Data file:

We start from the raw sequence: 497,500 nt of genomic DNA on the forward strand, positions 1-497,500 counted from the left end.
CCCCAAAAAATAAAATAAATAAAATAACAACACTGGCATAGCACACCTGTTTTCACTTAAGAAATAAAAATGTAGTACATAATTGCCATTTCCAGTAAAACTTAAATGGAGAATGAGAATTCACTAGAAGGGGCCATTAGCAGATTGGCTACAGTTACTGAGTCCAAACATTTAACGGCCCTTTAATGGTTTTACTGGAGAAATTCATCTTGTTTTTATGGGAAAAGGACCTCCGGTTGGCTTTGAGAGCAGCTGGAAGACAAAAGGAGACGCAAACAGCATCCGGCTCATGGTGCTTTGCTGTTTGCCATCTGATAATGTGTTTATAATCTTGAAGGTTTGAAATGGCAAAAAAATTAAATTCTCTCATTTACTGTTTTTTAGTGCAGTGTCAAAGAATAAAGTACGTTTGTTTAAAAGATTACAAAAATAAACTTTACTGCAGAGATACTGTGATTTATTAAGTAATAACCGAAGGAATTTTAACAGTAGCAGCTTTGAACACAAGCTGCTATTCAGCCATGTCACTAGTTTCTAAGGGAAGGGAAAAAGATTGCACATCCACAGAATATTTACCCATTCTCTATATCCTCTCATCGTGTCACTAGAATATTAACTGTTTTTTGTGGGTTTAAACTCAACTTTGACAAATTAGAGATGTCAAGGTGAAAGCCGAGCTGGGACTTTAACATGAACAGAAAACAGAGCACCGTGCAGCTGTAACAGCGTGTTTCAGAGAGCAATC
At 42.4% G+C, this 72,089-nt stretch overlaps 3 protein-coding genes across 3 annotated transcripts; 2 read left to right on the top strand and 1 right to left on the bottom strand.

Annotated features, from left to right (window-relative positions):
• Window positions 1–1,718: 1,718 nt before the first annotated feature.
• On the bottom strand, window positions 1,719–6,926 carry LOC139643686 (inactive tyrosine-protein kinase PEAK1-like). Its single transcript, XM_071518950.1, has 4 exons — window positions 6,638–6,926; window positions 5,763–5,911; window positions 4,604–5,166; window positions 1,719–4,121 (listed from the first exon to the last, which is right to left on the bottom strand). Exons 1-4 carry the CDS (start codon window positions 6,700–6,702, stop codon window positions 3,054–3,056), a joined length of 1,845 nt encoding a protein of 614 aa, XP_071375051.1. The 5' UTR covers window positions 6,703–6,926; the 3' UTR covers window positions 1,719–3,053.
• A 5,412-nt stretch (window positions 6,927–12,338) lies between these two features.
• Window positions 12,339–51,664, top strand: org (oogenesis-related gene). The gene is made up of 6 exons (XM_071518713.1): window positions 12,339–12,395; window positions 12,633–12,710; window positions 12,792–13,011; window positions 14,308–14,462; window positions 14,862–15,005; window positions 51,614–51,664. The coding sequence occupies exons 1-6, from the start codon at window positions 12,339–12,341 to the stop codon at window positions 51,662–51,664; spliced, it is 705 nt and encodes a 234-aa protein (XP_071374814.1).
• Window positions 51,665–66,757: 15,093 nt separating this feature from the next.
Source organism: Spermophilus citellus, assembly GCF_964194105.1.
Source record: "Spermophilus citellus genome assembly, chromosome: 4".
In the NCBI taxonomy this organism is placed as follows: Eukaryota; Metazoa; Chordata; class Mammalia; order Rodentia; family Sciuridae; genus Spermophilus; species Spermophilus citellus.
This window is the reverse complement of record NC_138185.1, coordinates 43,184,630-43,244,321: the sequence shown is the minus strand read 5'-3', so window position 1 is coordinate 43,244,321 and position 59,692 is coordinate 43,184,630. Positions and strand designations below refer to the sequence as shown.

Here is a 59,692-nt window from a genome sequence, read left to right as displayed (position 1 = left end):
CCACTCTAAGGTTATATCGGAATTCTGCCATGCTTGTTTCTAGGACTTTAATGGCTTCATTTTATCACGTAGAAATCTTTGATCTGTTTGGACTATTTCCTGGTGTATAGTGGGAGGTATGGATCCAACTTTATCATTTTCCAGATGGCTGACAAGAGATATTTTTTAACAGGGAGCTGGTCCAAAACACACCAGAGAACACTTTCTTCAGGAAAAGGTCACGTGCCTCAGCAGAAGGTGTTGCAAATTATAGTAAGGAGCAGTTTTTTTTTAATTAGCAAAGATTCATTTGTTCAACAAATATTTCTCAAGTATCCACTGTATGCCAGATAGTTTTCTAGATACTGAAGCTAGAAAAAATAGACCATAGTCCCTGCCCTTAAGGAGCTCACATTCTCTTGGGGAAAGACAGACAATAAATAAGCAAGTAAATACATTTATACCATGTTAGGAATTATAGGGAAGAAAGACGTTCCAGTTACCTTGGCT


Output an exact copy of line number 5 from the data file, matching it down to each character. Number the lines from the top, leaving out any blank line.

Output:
• Window positions 1–1,718: 1,718 nt before the first annotated feature.